(This is a shameless advertisement for Apple iPhoto books. You have been warned.)
I got to make my first iPhoto book for the fine arts class I took this semester and was instantly hooked. The book-assembly process is kind of frustrating – iPhoto is set up to be a no-brainer, which means that if you have brains and want to change any of the pre-sets they make it as difficult as possible to figure out where to do that. BUT, once you fiddle with the layout and the text and then the layout again ’cause that thing you did on the first page knocked everything else out of whack, it’s fine. You punch in your credit card numbers and address and wait an agonizing week until a stylishly thin cardboard mailer arrives in your mailbox. And then, after admiring Apple’s nod to minimalism, you rip it open and pull out your new iPhoto book. And then you gently caress the pages with your eyes, hold it to your nose to smell the fresh printing inks, run your fingers down the perfect binding, and smile.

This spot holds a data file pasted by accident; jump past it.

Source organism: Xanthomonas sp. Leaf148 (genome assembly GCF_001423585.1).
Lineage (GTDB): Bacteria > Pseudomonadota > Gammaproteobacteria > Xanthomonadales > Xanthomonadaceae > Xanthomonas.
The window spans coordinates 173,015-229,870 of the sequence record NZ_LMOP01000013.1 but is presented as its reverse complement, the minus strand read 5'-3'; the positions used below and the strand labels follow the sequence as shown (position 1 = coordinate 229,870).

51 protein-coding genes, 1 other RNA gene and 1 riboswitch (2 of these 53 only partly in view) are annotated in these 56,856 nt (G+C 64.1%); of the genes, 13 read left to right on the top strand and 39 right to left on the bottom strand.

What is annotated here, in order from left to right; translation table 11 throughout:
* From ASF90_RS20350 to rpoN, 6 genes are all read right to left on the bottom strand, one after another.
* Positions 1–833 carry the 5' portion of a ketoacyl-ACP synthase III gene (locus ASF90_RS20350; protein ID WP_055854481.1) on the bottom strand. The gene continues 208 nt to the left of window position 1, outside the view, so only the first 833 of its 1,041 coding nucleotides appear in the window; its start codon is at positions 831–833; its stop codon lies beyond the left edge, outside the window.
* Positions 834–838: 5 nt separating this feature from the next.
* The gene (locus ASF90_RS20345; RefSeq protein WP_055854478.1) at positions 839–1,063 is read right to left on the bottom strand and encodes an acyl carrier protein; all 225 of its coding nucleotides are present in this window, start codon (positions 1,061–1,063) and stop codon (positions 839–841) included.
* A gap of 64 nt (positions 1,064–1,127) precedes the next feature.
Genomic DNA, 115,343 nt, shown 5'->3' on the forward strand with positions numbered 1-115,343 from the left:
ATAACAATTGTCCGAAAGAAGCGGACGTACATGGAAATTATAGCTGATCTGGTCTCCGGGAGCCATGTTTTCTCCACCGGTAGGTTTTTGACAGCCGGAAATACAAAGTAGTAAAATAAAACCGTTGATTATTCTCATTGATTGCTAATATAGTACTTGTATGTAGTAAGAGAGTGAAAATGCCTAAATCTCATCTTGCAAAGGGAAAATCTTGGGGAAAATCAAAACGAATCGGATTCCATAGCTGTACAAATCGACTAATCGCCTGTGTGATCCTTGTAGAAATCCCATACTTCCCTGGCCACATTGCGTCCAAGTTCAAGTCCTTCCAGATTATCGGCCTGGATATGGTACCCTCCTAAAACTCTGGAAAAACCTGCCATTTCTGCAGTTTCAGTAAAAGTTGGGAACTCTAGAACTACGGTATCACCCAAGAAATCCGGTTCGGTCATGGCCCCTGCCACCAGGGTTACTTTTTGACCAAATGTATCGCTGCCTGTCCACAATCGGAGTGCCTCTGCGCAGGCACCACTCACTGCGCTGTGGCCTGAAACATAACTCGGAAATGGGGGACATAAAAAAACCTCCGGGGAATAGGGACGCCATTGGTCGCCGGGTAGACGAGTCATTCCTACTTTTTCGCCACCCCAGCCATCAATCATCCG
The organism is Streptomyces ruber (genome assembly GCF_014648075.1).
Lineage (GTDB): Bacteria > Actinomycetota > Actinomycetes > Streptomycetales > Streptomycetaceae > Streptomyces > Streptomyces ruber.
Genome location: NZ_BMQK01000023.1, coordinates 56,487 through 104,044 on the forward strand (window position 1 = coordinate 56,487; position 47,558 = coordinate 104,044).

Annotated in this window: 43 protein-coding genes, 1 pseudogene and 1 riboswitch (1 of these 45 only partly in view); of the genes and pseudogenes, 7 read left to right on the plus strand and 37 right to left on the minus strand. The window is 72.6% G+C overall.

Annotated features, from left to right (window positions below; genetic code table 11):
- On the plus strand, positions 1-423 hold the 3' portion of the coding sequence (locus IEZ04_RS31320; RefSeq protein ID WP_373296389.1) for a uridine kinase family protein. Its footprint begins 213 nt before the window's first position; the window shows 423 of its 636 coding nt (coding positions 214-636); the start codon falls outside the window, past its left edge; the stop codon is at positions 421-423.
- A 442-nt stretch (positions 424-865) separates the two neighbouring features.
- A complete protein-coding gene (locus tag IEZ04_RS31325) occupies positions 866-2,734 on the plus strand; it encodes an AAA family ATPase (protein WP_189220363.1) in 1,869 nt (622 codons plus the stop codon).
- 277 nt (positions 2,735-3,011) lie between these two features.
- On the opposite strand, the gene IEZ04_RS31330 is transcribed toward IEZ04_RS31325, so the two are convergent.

You have just published a book.
You see, the clever people at Apple figured out that, deep in their heart of hearts, lots of people want to publish a book. They want that book to have their own photographs and (maybe) text and to look as much as possible like something you’d pick up at Barnes & Noble for your coffee table. The thrill of opening that first tiny book with my photographs printed on perfect, machine cut, glue bound pages was amazing.
The book/brochure I just received has its share of small disappointments – the text is a little pixelated, the layout is a little “off”. But I love it so much more than anything I could ever get from Kinko’s that I’m perfectly happy to forgive its minor faults.
Apple, I forgive you for messing up my text. You published a book for me.